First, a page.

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16 Feb 2023


Climate & Environment

On 9 February 2023, the European Parliament’s Committee on Industry, Research and Energy (ITRE) adopted its position on the Commission’s proposal for a recast Energy Performance of Buildings Directive (EPBD) (a detailed reaction to the ITRE position can be found at this link).

FIEC welcomes the intention of the Parliament to set strong incentives for renovations of energy inefficient buildings across Europe and is convinced that an ambitious EPBD is, first and foremost, a business opportunity for the European construction industry and will trigger large investments in the sector.

It particularly welcomes the “neighbourhood approach” which has been introduced in a new article 3a. The possibility to exclude monuments, buildings protected for their special architectural or historical merit, or public social housing from the Minimum Energy Performance Standards (MEPS), alongside the possibility to adjust the MEPS in a limited share of buildings covered by the new rules, is particularly noteworthy. Overall, almost a quarter of buildings in the EU could temporarily remain exempt from the renovation obligations. FIEC believes that this possibility can provide relief to countries with an older and inefficient building stock.

Moreover, FIEC welcomes the proposed provisions for Member States to provide appropriate financial support frameworks and social safeguards to comply with the MEPS, the new proposed requirements to provide legal and technical assistance for homeowners through free-of-charge One-stop-shops, and the proposed ban on fossil fuels in heating systems by 2035.

However, FIEC is concerned that the deadlines for reaching the new zero-emission building (ZEB) standard will be technically – and above all – economically difficult to meet given the already high costs for construction and renovation activities in the EU. FIEC fears that these deadlines, if adopted, could further exacerbate the problem of non-affordability of housing in Member States.

It also fears that, if adopted, the proposed Minimum Energy Performance Standards for public, non-residential and residential buildings will not be met by all Member States, given the highly disparate situation between Southern, Western, Northern and Eastern European countries regarding their building stock’s energy performance, and considering that Member States would only have two years to comply with the rules from the date of entry into force of the EPBD.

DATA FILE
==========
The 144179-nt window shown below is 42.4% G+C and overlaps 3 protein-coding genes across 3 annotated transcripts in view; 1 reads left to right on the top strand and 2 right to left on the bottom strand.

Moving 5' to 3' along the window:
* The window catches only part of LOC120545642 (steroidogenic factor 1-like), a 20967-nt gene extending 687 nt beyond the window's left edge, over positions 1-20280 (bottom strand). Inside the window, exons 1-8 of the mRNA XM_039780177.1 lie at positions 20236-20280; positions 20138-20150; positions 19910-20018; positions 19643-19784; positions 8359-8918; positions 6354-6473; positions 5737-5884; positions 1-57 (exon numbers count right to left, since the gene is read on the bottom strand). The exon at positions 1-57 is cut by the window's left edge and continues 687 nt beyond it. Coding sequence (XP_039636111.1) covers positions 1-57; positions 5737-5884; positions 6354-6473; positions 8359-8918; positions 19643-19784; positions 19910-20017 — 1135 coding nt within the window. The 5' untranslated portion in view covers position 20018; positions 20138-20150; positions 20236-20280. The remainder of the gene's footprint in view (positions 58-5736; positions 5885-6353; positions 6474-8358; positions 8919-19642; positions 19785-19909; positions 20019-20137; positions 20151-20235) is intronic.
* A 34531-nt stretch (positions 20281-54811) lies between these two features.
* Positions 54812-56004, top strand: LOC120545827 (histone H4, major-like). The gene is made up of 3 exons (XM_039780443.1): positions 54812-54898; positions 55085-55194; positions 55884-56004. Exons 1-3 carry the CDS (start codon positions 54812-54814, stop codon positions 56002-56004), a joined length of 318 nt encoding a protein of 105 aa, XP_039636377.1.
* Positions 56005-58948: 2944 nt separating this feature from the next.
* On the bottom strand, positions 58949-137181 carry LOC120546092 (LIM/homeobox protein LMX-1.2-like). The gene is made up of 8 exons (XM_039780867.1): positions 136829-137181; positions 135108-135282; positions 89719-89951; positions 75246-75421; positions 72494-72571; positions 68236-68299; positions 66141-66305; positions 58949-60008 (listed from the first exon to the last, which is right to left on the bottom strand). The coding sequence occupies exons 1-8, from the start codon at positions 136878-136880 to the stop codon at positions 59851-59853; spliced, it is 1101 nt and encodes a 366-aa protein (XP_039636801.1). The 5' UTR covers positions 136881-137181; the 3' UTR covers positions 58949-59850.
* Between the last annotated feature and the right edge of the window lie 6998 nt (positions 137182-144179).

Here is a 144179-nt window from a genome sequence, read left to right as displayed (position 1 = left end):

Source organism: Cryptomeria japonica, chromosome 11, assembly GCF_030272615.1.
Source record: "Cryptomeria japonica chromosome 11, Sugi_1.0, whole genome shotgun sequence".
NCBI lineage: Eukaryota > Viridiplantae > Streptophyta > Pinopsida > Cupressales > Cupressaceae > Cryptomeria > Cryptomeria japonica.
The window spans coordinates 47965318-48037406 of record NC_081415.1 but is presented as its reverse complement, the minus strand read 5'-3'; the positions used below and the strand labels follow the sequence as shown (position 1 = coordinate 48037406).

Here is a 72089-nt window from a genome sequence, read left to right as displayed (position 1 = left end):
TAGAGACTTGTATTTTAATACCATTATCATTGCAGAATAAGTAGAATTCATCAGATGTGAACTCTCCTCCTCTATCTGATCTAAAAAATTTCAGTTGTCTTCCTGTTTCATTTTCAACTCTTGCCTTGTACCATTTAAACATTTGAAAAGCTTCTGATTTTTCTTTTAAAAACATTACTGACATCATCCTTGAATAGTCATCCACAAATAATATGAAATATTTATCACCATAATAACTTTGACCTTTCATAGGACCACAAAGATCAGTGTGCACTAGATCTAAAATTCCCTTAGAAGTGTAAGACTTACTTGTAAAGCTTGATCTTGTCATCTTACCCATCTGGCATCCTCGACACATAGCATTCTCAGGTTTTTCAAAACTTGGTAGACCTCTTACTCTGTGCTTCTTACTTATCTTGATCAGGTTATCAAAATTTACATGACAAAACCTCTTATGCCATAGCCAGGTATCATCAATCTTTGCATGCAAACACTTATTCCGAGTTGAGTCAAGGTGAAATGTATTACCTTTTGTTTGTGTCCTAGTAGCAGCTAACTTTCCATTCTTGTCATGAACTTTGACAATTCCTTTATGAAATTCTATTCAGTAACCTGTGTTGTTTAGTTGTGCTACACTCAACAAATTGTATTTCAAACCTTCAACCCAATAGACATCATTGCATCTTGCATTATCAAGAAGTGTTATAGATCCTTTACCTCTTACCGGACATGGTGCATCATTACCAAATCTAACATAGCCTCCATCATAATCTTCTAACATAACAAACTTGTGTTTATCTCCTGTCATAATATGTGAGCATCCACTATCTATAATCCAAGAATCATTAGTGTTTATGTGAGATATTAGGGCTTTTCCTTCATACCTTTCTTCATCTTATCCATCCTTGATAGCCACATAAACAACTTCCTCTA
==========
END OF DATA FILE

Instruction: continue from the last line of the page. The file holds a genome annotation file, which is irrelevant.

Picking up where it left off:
If adopted, the ever-tighter deadlines for new zero-emission buildings and the requirements for upgrading existing buildings could be unachievable in some Member States and further drive-up renovation and construction costs, thereby acting as a disincentive to necessary investments in energy efficiency of buildings in the EU”, Stephanos Pierides, chairman of FIEC’s sub-commission on Environmental Affairs, says. “These requirements could mean a huge blow to the success of the Renovation Wave and, in the end, would be a disservice to climate protection”.

FIEC also stresses that the implementation of the EPBD must be backed by adequate financial support and sufficient EU funding. In this regard, it welcomes the “Energy Performance Renovation Fund” proposed by the Parliament.


According to the ITRE position, Member States would, for example, have to ensure that new buildings are zero-emission buildings from 2026 for new public buildings and from 2028 for all other building types (compared to 2027 and 2030 in the Commission’s proposal and 2028 and 2030 in the Council’s General Approach).

Most importantly, the position foresees strengthening the EU’s ambitions regarding the MEPS. Member States would be required to ensure that public and private non- residential buildings achieve at least energy performance class E by 2027 and D by 2030 (compared to F and E in the Commission’s text). Residential buildings should at least meet the requirements of class E by 2030 and D by 2033.

However, publicly owned social housing could be exempt from the MEPS, and the Commission could allow Member States to adjust the MEPS for residential buildings and building units, for specific parts, of their building stock. This adjustment would apply to a maximum of 22% of the buildings of the total residential building stock of a country and could not apply after 2036.

The ITRE position also introduces new definitions and concepts - such as “nature- based solutions” to be used in renovations, “circularity”, “sufficiency” or “secondary materials” – that would make the EPBD a “catch-all” instrument for all types of measures and distract from the essentials: Improving the energy performance of the EU’s building stock.

For more information, please contact:

Jerome Radtka – Policy Officer Technical and Environmental Affairs


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European Aluminium
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EU Representation Wirtschaftskammer Österreich
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